O come, O come, Emmanuel
And ransom captive Israel
That mourns in lonely exile here
Until the Son of God appear
Rejoice! Rejoice! Emmanuel
Shall come to thee, O Israel

I drew a picture on the whiteboard one day in class for my Kindergarteners.  We were talking about Jesus coming to earth, and discussing why it was such a big deal.  At the bottom of the picture I drew some people - they represent all of us, God's creation.  At the top of the picture I wrote the word "God."  There was a significant space in between the two and I asked the kids, "How are we ever going to get to where God is?  How can we ever be near to Him?"  I then drew the cross in between as a bridge and wrote "Jesus" inside, to illustrate that Jesus is the only way to the Father.

The Christmas story is so life-changing because it means that we now have a way to the presence of God, and He has a way to be near us.  Forever.  God came to earth as Jesus to live among us, to feel what we feel and teach us to love.  He then became the final and complete sacrifice for sin, canceling our impurities and uncleanness so that we could always dwell in the presence of God.  He died because He loves us, and because He wants to be near us.  Another awesome part of this is that He is with us regardless of our faults and our sinful nature.  Jesus did not come to condemn us, but to free us and cover us, a sinful people, with a grace that surpasses all things.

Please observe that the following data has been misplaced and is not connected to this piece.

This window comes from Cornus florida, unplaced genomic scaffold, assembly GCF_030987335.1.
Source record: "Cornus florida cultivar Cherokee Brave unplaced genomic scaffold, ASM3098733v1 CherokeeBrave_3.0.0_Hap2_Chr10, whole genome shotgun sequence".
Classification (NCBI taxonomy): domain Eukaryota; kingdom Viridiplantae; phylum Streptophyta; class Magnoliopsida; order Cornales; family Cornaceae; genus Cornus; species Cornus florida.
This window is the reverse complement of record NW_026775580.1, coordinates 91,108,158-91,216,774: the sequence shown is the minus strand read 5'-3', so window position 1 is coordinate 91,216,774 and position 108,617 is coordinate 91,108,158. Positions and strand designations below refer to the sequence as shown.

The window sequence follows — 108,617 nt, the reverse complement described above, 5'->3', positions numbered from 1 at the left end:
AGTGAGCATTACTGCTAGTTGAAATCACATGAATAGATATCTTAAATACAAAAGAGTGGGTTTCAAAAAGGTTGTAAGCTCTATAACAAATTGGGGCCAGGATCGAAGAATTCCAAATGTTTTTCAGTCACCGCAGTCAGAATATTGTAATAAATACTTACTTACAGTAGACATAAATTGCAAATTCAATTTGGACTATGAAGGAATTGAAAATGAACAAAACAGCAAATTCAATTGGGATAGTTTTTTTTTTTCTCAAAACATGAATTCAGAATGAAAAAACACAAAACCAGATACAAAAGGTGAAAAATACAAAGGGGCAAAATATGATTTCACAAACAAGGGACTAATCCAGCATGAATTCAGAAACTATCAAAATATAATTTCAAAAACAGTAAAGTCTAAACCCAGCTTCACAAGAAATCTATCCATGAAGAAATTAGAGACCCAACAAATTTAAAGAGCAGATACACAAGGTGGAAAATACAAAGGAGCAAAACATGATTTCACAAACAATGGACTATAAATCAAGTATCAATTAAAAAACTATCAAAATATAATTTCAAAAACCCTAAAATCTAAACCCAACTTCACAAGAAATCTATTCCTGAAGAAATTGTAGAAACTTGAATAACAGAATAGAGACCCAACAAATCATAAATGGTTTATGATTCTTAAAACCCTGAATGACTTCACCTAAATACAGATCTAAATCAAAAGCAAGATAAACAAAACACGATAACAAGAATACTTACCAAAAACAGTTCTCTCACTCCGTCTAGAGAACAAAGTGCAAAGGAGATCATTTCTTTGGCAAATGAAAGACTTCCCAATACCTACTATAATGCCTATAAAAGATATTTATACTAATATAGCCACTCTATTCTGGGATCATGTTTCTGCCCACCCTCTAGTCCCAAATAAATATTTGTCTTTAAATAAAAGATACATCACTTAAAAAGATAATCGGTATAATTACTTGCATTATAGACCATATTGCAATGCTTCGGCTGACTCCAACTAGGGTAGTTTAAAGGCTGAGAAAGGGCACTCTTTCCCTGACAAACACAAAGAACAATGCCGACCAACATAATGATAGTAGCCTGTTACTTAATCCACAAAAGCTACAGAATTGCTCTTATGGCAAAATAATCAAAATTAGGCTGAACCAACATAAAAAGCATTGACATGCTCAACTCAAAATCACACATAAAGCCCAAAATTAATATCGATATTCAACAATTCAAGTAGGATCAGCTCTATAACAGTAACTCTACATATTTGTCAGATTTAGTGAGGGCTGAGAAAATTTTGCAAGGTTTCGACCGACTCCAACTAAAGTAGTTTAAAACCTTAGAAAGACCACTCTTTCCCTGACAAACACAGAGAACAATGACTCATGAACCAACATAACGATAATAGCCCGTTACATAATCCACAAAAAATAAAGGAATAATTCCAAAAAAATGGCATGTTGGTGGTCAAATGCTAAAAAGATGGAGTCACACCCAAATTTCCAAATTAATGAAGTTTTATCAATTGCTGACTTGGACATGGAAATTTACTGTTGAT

I have seen their ways, but I will heal them; I will guide them and restore comfort to Israel’s mourners, creating praise on their lips. Peace, peace, to those far and near,” says the Lord. “And I will heal them.”
(Isaiah 57:18, 19 NIV)
The God of all things WANTS us to be close to Him.  The birth of this child meant that never again would any of us be without our Father.  Emmanuel - God with us.